One million miles from Earth, a NASA camera is capturing unexpected flashes of light reflecting off our planet.

Saying goodbye to glaciers

Thu, 05/11/2017 - 13:19
Glaciers around the world are disappearing before our eyes, and the implications for people are wide-ranging and troubling, a glacier expert concludes in a new study.

Teleconnection between the tropical Pacific and Antarctica

Thu, 05/11/2017 - 08:50
The higher the seawater temperature in the tropical Pacific, the more likely ice breakup will occur in East Antarctica, according to researchers.

Irreversible ocean warming threatens the Filchner-Ronne Ice Shelf

Thu, 05/11/2017 - 08:50
By the second half of this century, rising air temperatures above the Weddell Sea could set off a self-amplifying meltwater feedback cycle under the Filchner-Ronne Ice Shelf, ultimately causing the second-largest ice shelf in the Antarctic to shrink dramatically.

Shelf sediments reveal climate shifts through the eons

Wed, 05/10/2017 - 16:49
Climate change around Antarctica can severely affect Australia's rainfall and even influence the distribution of wet and dry zones across southeast Asia, an international study has revealed.

Glaciers rapidly shrinking and disappearing: 50 years of glacier change in Montana

Wed, 05/10/2017 - 12:19
The warming climate has dramatically reduced the size of 39 glaciers in Montana since 1966, some by as much as 85 percent. On average, the glaciers have reduced by 39 percent and only 26 glaciers are now larger than 25 acres, which is used as a guideline for deciding if bodies of ice are large enough to be considered glaciers.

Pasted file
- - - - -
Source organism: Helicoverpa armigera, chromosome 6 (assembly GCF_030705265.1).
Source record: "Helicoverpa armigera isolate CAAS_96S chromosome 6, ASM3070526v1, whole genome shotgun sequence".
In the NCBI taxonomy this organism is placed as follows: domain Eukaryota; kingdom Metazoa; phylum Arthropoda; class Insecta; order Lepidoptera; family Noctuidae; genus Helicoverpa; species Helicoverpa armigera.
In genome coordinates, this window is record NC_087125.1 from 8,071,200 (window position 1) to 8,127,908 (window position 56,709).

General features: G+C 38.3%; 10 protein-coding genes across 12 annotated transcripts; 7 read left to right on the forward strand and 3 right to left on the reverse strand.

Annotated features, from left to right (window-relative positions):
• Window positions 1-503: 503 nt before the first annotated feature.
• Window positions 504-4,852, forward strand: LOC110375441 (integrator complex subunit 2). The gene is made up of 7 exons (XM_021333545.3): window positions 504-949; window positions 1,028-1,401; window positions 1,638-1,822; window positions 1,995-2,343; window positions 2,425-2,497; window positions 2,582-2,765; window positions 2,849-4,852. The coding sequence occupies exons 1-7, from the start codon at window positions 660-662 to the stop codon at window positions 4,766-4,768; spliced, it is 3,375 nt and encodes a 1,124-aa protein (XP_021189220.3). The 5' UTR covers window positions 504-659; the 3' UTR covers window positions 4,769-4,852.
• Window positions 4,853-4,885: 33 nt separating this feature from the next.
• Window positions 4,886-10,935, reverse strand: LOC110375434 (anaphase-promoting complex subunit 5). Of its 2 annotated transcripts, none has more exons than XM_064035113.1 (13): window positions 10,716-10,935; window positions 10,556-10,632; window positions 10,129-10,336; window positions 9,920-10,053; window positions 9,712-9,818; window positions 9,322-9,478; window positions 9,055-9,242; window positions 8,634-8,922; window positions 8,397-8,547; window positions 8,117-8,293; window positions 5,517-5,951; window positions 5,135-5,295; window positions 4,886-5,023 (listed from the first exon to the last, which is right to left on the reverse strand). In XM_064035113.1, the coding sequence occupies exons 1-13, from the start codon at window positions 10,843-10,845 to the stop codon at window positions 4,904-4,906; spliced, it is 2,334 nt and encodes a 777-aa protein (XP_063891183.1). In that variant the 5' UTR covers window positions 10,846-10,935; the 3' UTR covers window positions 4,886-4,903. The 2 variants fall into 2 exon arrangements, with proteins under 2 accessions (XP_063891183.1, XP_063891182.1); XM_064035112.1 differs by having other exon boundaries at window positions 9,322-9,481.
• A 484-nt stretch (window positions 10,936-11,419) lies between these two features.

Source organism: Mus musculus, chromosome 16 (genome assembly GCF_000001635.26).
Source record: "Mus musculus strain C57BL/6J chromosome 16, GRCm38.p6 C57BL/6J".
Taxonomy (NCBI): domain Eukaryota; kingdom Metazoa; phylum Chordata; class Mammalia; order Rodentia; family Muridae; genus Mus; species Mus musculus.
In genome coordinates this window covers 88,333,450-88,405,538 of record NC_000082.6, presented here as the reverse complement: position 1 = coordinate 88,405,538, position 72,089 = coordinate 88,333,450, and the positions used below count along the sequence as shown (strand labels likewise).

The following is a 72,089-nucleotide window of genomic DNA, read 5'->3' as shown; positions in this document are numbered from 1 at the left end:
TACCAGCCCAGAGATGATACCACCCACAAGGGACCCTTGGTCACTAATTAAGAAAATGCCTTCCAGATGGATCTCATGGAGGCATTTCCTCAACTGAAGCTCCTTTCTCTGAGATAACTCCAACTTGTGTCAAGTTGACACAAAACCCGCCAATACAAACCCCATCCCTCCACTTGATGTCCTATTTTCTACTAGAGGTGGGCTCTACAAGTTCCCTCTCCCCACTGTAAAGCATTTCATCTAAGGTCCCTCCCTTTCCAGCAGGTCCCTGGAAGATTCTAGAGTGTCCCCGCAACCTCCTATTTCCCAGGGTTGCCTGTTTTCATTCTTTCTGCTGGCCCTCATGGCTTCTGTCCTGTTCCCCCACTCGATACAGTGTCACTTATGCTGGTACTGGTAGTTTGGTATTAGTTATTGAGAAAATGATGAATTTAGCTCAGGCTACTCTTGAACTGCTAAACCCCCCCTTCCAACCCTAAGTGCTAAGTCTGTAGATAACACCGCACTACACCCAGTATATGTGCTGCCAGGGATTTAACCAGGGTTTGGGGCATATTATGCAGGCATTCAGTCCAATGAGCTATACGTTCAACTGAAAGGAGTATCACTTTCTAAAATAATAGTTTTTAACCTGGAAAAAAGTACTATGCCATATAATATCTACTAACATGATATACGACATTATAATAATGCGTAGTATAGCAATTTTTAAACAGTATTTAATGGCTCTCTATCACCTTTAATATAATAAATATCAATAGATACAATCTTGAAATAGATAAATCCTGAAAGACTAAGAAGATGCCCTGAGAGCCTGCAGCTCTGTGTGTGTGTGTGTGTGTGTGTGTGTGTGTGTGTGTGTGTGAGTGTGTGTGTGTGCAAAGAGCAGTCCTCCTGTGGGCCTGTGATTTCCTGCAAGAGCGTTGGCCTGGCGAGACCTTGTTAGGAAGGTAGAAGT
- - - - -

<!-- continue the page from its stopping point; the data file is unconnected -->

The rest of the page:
How do snowflakes form? Chemist sees ice crystal formation in new light

Wed, 05/10/2017 - 12:19
New research by chemist has shed new light on ice crystal formation by combining an electron backscatter with a large single crystal ice model. Scientists discovered that an ice crystal's flat sides are formed by a hexagon that is larger and consists of a central water molecule surrounded by six others in the same layer.

African lions under same threats as extinct sabre-toothed tigers faced

Wed, 05/10/2017 - 10:52
African lions are under the same threats extinct sabre-toothed tigers faced.

Rising temperatures threaten stability of Tibetan alpine grasslands

Wed, 05/10/2017 - 06:55
A warming climate could affect the stability of alpine grasslands in Asia's Tibetan Plateau, threatening the ability of farmers and herders to maintain the animals that are key to their existence, and potentially upsetting the ecology of an area in which important regional river systems originate, says a new study.

Oversized landforms discovered beneath the Antarctic ice sheet

Tue, 05/09/2017 - 08:35
Scientists have now discovered an active hydrological system of water conduits and sediment ridges below the Antarctic ice sheet.

Different places warm at different paces

Tue, 05/09/2017 - 07:39
One of the robust features of global warming under increasing greenhouse gas concentrations is that different places warm at different paces. It turns out that the fast warming in each region has its own cause. Ocean heat transport links subpolar and Arctic warming, but that is not the whole story.

Growth of East Antarctic Ice Sheet was less than previously suggested

Fri, 05/05/2017 - 09:36
Scientists have known for over a decade that the West Antarctic Ice Sheet has been losing mass and contributing to sea level rise.